Pervasive Developmental Disorders (including Autism and Asperger Syndrome)
What are Pervasive Developmental Disorders?
Pervasive Developmental Disorders refer to a group of five disorders characterised by lifelong difficulties with social communication, social reciprocity, and sensory processing. The pervasive developmental disorders are: autism spectrum disorders (autism, asperger syndrome, pervasive developmental disorder not otherwise specified, and childhood disintegrative disorder) and Rett syndrome.
Pervasive developmental disorders also include people with a “subthreshold autism”, such as someone who shows only some of characteristics of autism or who has relatively mild symptoms. For instance, a person may have significant autism symptoms in one area (for example, communication or social deficits), but mild or no symptoms in another area such as restricted and repetitive behaviors. This is a very common aspect as the diagnosis of autism is recent and many adults with mild symptoms are currently not recognised and not correctly diagnosed.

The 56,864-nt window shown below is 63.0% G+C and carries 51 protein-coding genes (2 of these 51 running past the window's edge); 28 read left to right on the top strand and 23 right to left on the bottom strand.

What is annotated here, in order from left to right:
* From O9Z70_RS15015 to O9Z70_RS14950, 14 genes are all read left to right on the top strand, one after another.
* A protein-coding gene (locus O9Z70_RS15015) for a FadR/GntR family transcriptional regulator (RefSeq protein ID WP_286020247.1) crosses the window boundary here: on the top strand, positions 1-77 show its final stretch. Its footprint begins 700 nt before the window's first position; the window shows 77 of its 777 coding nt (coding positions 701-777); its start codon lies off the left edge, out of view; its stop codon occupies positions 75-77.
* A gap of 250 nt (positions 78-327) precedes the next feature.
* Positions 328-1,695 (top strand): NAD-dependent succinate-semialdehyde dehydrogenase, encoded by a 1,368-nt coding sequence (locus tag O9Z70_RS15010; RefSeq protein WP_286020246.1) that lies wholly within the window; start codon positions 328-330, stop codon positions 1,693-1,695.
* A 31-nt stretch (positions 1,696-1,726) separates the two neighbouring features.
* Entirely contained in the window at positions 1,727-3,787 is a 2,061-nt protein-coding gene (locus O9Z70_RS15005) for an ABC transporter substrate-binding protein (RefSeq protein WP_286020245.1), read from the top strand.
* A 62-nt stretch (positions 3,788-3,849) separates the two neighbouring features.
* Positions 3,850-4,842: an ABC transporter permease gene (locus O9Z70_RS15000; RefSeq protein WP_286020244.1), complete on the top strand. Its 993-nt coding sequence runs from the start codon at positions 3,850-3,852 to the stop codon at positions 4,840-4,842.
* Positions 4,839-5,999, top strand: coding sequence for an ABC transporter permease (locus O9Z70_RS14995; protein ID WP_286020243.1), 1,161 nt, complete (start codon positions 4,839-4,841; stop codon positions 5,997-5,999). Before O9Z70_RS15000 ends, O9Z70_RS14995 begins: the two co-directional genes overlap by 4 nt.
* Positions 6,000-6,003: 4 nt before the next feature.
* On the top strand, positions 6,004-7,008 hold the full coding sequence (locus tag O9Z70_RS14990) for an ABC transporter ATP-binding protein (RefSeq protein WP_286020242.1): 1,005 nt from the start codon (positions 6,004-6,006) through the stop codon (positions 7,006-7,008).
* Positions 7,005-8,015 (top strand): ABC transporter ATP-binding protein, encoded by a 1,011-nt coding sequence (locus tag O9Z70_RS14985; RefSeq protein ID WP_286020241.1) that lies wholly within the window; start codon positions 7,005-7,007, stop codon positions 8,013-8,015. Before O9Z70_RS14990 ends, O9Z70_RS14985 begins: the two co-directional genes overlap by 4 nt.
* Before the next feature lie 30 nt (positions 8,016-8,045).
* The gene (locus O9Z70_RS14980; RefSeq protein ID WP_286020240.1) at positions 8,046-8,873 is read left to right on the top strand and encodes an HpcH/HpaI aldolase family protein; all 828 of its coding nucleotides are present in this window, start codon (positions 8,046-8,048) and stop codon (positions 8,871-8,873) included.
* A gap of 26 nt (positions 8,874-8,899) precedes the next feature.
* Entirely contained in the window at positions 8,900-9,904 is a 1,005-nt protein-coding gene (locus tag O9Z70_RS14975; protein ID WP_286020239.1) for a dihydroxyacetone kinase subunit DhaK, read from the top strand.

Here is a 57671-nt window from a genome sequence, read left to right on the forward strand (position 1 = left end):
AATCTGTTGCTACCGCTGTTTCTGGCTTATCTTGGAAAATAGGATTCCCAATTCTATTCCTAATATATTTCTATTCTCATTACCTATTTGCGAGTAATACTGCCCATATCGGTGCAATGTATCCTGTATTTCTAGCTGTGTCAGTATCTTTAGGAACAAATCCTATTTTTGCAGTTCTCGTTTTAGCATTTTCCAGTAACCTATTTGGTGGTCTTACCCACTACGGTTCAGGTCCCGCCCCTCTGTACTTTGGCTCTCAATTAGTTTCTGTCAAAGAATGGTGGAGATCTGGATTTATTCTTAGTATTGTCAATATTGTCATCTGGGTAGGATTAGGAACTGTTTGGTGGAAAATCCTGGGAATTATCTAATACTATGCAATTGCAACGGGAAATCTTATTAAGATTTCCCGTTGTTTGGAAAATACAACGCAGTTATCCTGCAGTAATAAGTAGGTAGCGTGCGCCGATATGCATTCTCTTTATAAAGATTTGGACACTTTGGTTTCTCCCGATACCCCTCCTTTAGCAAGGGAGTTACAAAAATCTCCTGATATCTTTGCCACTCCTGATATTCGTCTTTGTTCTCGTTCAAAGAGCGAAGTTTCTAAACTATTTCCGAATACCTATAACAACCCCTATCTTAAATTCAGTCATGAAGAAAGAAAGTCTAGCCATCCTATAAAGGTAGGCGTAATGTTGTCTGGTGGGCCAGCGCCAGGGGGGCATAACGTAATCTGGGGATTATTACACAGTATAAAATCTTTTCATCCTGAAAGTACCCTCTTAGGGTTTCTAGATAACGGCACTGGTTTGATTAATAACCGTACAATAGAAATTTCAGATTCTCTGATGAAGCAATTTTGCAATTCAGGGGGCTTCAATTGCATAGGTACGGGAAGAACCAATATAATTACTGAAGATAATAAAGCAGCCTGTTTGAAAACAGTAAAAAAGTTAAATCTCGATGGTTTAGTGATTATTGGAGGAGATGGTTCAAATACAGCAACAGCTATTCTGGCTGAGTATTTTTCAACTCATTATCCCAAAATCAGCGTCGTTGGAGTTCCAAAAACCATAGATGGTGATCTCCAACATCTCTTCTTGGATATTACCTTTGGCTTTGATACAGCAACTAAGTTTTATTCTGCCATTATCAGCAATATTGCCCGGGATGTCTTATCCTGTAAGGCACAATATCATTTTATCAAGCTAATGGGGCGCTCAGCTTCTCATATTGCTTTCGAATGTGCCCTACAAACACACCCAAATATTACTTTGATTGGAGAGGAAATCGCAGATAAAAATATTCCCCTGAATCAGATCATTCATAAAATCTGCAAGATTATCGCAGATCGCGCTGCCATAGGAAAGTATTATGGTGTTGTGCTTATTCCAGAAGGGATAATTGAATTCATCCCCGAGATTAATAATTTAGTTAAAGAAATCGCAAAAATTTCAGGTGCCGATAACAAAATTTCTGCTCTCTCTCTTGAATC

What are the symptoms of Pervasive Developmental Disorders?
The main symptoms of pervasive developmental disorders are:
- deficits in social communication and socialisation
- repetitive patterns of behavior, interests, or activities.
These deficits usually start in early childhood. Some autistic individuals learn to compensate and adapt themselves to social and working situations, but they often have substantial social, sensory and flexibility difficulties that impact negatively on their daily living and overall well-being.
Many of these difficulties are connected to their atypical behaviors and communication styles, and these challenges can cause high levels of depression, anxiety, obsessive compulsive disorder, and anorexia nervosa in the person.
How Seed Psychology can help
Seed Psychology offers psychological sessions for individuals with a pervasive developmental disorder or who suspects to have one. These sessions can also be very helpful for friends and family of a person who shows pervasive developmental disorders’ symptoms, in order to improve their communication style with the person. By working together to improve social and communication skills, we will help the person feel more comfortable in social and work/school environments. Through talking and other techniques, the individual becomes more aware of their difficulties and builds new skills in order to overcome them.
Written by Dr Chiara Paganini, Clinical Psychologist at Seed Psychology